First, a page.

New for 2021, Julian Lage’s second signature collaboration with US boutique guitar-builder Collings shows just how inspiration and innovation can drive the design of the jazz guitar further. This fully hollow singlecut comprises a laminated maple top, solid mahogany on the back and sides, and a trestle block underneath.
Eschewing the F-hole designs, the 470 JL nonetheless has some vintage-inspired elements – most notably the pickups, which are inspired by Dynasonics and the early sound of the electric guitar, and custom-wound by Ron Ellis.
Lightweight, with a Bigsby B3, the 470 JL is the guitar you get when you’ve been playing for years and are looking for that special something. It’ll do blues and rock ’n’ roll, too, but it’s hard to think of a more desirable high-end jazz guitar in this day and age. The attention to detail would take your breath away, and it’s lovely to see a fresh design. Just don’t expect it to make you play like Lage.
Best guitars for jazz: Buying advice
Jazz guitars: some history
The electric guitar found its calling in jazz towards the end of the 1930s. A player by the name of Eddie Durham – a member of the Kansas City Six – had discovered its transformative potential, before the concept really took off when Charlie Christian joined the Benny Goodman Sextet and Orchestra, scoring a hit with Down Beat.
In Christian’s hands, the Gibson ES-150 electrified jazz guitar and foregrounded the guitar player as a band leader. It was Gibson’s first successful ‘electric Spanish’ guitar, inaugurating electric jazz guitar tone with a hexagonal blade pickup – aka the Charlie Christian pickup – close to the neck. From its non-cutaway body, it exhibited a naturally warm tone.
Would jazz history have been much different if the pickup had been placed by the bridge? Quite possibly. Gibson had the sound down. To show how little the design had changed from the acoustic archtop models, the ES-150 was marketed as having a grand auditorium body, with a carved spruce top and northern maple back and sides. Yet with ‘an entire tone generator built inside the body’, the ES-150 brimmed with possibilities.
Innovation continued apace. There was a lot yet to be done. Guitar builders such as John D’Angelico could sense which way the wind was blowing. His early archtops were inspired by the Gibson L-5, but he soon established his own style – and a reputation too. D’Angelico had plenty of offers to go to one of the big builders, but stayed independent. A stubborn New Yorker, he had everything he needed at his shop. His designs proved hard to shift, too, with his Excel EXL-1 flagship archtop remaining in production to this day.
During the 1950s, a consensus began to build. The hollow construction plus an electromagnetic pickup established a tone, though feedback remained an issue for the ES models. Gibson took various strategies, trying a thicker body for the Super 400 CES before discovering that a solid centre block would make the ES-335 resistant to unwanted squeal when playing at high volumes.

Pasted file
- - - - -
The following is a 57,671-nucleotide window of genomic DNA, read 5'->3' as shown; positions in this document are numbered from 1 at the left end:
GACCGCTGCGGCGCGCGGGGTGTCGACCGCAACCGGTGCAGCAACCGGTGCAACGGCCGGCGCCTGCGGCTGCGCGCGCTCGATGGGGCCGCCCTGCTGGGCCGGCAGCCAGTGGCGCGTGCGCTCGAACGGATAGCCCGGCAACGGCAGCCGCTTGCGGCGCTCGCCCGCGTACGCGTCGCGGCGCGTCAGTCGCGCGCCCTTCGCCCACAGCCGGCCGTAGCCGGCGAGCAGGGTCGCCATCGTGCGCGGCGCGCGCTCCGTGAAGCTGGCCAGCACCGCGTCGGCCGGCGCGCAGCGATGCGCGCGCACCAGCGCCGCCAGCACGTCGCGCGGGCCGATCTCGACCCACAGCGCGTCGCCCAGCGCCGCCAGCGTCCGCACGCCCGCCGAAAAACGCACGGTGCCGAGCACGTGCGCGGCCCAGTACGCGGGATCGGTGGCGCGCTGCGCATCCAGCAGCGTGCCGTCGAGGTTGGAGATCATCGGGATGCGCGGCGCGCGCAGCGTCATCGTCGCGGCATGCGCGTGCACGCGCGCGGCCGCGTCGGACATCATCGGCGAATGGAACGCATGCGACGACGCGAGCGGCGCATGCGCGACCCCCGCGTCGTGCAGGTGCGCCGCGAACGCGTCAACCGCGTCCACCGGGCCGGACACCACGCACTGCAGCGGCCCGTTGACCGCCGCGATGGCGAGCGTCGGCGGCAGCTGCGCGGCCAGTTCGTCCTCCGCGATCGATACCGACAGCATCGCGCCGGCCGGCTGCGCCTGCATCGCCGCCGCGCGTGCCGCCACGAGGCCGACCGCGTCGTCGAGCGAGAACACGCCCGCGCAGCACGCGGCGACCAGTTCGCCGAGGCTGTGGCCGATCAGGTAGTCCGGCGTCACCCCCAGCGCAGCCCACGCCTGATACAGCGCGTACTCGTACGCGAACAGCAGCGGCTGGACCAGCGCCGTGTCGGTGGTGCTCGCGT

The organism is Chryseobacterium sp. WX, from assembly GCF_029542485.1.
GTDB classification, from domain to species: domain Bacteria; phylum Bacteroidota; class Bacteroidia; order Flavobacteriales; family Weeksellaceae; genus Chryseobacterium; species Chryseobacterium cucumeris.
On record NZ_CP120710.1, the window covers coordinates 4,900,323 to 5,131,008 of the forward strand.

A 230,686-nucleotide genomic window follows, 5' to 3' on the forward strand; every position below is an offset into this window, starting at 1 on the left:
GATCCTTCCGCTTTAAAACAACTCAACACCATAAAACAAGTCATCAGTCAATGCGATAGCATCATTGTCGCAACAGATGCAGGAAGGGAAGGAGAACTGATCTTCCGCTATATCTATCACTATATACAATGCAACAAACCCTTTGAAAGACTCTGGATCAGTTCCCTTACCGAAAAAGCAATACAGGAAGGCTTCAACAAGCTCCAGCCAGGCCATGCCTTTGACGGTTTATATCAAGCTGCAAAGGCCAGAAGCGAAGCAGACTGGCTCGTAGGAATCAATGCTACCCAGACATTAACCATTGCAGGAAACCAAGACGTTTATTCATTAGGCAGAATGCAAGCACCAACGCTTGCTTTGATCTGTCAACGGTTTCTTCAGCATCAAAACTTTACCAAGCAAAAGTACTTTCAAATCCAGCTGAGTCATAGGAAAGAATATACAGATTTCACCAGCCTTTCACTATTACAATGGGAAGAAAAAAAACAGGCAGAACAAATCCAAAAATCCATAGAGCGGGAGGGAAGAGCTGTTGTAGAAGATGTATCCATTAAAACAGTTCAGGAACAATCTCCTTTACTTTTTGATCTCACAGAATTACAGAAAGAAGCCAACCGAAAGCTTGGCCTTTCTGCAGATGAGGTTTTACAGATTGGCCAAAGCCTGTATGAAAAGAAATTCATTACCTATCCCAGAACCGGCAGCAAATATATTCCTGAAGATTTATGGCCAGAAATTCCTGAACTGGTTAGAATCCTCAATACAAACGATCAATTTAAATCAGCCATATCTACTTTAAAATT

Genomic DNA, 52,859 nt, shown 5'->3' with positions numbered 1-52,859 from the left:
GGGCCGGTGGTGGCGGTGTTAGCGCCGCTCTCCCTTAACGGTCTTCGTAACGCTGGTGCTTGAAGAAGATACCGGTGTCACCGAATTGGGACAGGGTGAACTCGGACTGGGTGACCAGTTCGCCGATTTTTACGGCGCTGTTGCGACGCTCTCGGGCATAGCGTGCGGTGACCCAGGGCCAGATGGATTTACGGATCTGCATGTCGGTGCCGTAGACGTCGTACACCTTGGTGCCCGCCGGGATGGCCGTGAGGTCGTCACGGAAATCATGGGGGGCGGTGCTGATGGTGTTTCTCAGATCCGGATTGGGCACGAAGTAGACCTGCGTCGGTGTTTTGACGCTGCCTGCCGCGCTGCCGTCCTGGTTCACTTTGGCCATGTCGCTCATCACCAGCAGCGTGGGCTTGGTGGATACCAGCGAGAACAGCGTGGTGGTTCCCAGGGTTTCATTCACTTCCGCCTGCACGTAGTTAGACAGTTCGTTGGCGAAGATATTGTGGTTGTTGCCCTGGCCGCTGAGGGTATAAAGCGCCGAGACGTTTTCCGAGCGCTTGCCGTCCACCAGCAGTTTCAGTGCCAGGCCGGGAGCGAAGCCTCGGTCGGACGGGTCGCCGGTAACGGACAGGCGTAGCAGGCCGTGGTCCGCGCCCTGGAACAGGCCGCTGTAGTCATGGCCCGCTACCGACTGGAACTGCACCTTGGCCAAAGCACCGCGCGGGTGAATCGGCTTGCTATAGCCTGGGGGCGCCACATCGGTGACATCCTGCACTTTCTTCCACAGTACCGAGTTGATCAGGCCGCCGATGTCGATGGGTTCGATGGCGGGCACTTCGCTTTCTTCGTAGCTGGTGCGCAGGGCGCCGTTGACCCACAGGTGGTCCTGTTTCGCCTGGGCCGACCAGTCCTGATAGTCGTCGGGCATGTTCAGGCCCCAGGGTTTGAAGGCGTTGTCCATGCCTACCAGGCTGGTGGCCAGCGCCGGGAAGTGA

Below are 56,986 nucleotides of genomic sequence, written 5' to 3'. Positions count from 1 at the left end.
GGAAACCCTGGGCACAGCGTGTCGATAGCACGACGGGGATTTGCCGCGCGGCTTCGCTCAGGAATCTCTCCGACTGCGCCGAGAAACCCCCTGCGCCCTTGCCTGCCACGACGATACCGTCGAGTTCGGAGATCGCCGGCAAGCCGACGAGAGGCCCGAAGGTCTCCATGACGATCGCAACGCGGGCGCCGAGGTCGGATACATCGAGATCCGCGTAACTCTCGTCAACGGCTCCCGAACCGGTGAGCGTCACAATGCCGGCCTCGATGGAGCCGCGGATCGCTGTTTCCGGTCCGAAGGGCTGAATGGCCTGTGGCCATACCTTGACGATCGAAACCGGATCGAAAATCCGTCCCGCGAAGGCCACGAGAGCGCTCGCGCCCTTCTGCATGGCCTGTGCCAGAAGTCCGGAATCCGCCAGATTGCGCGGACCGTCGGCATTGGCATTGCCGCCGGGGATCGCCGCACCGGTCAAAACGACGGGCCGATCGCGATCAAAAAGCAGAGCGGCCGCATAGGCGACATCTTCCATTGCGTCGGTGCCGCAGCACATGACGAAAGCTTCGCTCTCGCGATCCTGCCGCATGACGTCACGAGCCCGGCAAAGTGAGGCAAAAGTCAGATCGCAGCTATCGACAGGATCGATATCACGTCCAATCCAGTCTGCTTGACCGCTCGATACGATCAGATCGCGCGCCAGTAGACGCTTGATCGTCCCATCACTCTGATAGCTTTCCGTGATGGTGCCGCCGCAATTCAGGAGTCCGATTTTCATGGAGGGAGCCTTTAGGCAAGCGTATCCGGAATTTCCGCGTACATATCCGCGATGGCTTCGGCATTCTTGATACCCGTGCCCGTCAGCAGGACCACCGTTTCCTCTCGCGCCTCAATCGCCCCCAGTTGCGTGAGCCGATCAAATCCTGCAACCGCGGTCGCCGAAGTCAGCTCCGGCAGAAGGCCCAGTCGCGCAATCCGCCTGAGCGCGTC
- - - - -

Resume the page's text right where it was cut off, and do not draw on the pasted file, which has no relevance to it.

That the 21st-century jazz guitar remains wedded to the designs drafted in the 1930s, ’40s and ’50s speaks volumes about the success of those early instruments. And that success affected how players approached them in the years to come. Many used heavy strings, just as you would on an acoustic. Flatwounds were favoured for a mellower tone.
What makes a good jazz guitar?
History still guides us when looking for a jazz guitar today. Traditional styles still dominate the market. If you are an avowed jazz player, those would be better for you – a specialist player requires a specialist instrument.
But if jazz is just one of many styles in your locker, we would recommend casting your net a little further, auditioning guitars such as the Gibson ES-335 and PRS SE Hollowbody Standard, or checking out the Guild Starfire II ST Dynasonic and Gretsch hollowbodies.
Likewise for contemporary jazz. It’s unlikely that a fusion player whose style abuts progressive instrumental rock would choose a D’Angelico Excel EXL-1, but, again, there are options. The PRS SE Hollowbody Standard is a jazz guitar by stealth – or, if they were prepared to break with the semi-hollow/hollowbody paradigm and go with a solidbody, a Les Paul or an SG could be pressed into the services of jazz.
Think about the pickups you want. The warmth of the humbucker makes it a natural companion for jazz, though it’s a medium that favours low-output pickups, lest it distorts the tone. Clarity is all important, too. There’s no use in warmth, width and depth to your tone if it turns your chords to mud and your leads to wool.
The P-90, which can be found on the Guild T-50 Slim, has a tone that sits somewhere off the axis between single coil and humbucker, but its articulate, rounded heat makes it a popular choice for jazz builds. And as we’ve seen from modern boutique builds such as the Collings 470 JL, the early single-coil designs of DeArmond and co have proven the test of time. Likewise, the tonewoods and builds, where a quick scan through our list of the best jazz guitars will find a preponderance for spruce tops and maple, bright tonewood choices mellowed out a little by the hollow and semi-hollow builds.